Facetune is a selfie editing app, ranked as the #1 photo and video app in the Apple App Store and with over 1 million downloads on Google Play. For all its success, is it optimized for both the app stores? Let’s shine a spotlight on Facetune and find out.
Facetune’s page on the Apple App Store is very well-optimized, with just a few small exceptions. Potential users are immediately met with a video showing the app in action and demonstrating its features, such as photo editing and filters. Following that are several screenshots showing the same features and how they can be used, along with callout text about them.
With that said, it only has five screenshots. The last one states that the app has even more features, so why not include more screenshots to show them off? Every screenshot is an opportunity to demonstrate the app’s value.
The description is also formatted well for the Apple App Store. When viewing the app store page on a mobile device, the short lines and bullet points the description starts with makes it easy to read, and it immediately begins with a quick summary of what it is, words of praise and its high ranking.
After the section with the positive reviews the app has received, though, the description does turn into a block of text briefly. This could easily be broken up into a few lines, making it easier to read. The dotted lines separating the sections is also a bit length, as it splits into a line and a half on many devices.
Following that, it returns to good form, with bullet lists and short sections about each of its features. The description features plenty of keywords used properly throughout, helping it rank highly for searches such as “Selfie edit,” “photo retoucher” and “airbrush photos.”
While there are a few areas where Facetune could fine-tune its App Store Optimization, overall, it’s very well-optimized for the Apple App Store.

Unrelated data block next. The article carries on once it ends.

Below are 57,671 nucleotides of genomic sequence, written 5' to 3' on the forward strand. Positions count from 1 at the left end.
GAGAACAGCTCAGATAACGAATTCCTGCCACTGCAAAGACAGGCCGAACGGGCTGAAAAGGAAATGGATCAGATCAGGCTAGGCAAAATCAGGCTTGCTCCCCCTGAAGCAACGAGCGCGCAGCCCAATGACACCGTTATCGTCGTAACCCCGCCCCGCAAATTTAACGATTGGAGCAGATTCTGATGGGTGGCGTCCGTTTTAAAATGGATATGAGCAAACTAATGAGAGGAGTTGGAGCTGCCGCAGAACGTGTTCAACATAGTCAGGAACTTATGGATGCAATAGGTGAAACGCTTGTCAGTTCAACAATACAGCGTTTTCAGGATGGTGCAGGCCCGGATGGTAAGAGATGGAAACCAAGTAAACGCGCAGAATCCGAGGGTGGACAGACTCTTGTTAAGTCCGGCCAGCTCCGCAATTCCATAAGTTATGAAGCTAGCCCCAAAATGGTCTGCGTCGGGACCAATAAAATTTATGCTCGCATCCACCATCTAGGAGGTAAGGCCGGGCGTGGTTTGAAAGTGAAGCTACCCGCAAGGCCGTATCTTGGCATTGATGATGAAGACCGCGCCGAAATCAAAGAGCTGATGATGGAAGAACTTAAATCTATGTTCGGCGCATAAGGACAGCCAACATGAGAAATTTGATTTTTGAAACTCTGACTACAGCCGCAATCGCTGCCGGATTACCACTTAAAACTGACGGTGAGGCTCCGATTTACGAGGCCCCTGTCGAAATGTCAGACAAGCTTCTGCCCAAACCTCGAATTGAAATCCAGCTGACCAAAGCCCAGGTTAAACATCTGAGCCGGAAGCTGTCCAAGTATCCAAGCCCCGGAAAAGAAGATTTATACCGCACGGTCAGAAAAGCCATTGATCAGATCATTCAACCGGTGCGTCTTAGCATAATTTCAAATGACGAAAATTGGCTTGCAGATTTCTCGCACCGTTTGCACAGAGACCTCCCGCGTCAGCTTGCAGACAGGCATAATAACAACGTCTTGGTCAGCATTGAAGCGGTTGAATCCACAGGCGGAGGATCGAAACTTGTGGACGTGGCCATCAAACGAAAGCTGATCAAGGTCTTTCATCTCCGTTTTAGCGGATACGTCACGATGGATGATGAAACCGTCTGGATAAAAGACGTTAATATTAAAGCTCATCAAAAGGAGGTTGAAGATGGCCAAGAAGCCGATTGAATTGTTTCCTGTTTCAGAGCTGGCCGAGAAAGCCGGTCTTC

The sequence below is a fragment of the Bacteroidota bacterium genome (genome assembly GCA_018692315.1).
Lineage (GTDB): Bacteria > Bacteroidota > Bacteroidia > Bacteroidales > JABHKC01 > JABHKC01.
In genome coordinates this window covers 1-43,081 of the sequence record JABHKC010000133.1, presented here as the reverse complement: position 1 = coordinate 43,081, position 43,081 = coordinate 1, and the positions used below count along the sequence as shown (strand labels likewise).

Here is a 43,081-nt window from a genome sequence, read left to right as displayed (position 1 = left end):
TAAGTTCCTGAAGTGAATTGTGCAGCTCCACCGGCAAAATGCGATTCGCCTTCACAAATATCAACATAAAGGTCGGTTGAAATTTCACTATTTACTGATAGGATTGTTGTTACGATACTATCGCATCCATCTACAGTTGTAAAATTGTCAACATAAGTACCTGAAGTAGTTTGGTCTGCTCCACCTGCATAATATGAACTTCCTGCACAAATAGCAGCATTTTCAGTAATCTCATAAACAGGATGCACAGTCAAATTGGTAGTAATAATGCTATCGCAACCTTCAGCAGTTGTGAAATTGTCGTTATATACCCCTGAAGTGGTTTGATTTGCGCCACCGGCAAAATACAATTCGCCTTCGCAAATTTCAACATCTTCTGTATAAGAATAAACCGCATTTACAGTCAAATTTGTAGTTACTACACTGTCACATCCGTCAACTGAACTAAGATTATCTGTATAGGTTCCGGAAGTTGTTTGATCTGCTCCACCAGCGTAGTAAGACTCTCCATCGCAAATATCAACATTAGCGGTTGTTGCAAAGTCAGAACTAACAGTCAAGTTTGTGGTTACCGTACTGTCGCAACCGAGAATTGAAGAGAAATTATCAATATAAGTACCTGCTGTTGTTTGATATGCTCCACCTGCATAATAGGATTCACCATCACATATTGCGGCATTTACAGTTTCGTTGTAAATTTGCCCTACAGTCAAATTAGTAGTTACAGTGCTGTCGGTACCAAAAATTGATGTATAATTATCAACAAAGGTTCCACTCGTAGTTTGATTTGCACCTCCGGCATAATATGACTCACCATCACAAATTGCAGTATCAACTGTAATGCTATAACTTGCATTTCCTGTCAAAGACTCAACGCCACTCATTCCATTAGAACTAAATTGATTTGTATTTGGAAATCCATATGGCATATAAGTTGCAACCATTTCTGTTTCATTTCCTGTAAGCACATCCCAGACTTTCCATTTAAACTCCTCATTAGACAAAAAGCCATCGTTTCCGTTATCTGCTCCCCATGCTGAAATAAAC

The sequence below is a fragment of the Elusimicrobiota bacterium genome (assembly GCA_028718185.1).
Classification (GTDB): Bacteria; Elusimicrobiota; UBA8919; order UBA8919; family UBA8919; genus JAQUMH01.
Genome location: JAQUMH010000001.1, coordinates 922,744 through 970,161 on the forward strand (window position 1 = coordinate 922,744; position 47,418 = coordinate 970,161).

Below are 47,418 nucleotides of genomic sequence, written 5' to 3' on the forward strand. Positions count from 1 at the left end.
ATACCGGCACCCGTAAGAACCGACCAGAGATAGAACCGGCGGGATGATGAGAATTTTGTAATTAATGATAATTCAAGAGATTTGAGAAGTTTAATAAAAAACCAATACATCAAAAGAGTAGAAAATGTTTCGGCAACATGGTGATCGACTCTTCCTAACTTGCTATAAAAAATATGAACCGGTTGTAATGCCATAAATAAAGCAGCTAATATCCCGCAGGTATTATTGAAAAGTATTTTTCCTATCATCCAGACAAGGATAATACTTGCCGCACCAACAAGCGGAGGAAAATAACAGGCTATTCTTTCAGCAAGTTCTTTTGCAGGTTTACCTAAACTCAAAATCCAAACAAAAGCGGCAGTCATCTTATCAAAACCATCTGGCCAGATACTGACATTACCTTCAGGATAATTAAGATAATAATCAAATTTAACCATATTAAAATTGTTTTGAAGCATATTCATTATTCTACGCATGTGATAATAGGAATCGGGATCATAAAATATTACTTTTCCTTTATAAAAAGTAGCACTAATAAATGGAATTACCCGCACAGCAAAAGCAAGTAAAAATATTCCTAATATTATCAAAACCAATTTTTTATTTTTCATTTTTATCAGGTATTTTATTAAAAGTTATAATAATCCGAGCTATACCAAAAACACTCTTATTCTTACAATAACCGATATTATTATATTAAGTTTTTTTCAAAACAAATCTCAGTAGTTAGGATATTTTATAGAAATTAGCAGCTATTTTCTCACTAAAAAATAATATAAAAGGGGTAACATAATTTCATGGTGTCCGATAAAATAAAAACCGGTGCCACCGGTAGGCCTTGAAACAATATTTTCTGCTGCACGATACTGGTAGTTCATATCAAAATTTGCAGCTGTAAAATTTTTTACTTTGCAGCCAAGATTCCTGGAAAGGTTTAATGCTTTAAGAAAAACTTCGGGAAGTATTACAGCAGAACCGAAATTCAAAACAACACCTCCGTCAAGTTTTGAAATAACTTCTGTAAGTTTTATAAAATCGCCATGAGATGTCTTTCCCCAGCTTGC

The Google Play page for Facetune has a few similarities and a few differences to the Apple App Store version. This one also starts with a video, but it includes an audio narration talking about all the app’s features while showing them on the screen. It uses identical screenshots, which are still effective, although like on the Apple App Store it could benefit from including more.
Facetune’s description on Google Play is formatted differently than on the Apple App Store, indicating that they do pay attention to how the stores need different styles for descriptions. The content is mainly the same, particularly with the text block and features list. This description starts with three bullet points about the main features of the app, cutting straight to the point before getting into the full pitch. The large block of text could still stand to be broken up a little bit, especially since it then leads into the “what people are saying” segment without so much as a space between the lines.
The list of features with bullet points works very well on Google Play as well, with the exception of keyword placement. While the description does include keywords, it does not always place them at or near the start of each line, making them harder for Google’s algorithm to find. As such, while Facetune does rank well for keywords such as “retouch selfies” and “face touch up,” its ranking begins to drop for keywords like “photo touch up,” “airbrush app” and “remove blemish.”
Yet its creatives and description are overall solid, accounting for high rankings and ratings within the Google Play Store. While there are areas for improvement, it’s certainly on the right track
Facetune’s App Store Optimization is mostly solid, with a few areas where it could fine-tune and improve it. The creatives it features are all effective, although it could benefit from more screenshots. The descriptions are well-written and formatted well for both stores, save for some large blocks of text that could easily be fixed.
All in all, though, its ASO is effective enough to help it rank highly in search for relevant keywords and convert users. If you want the same or better for your app, ASO is essential.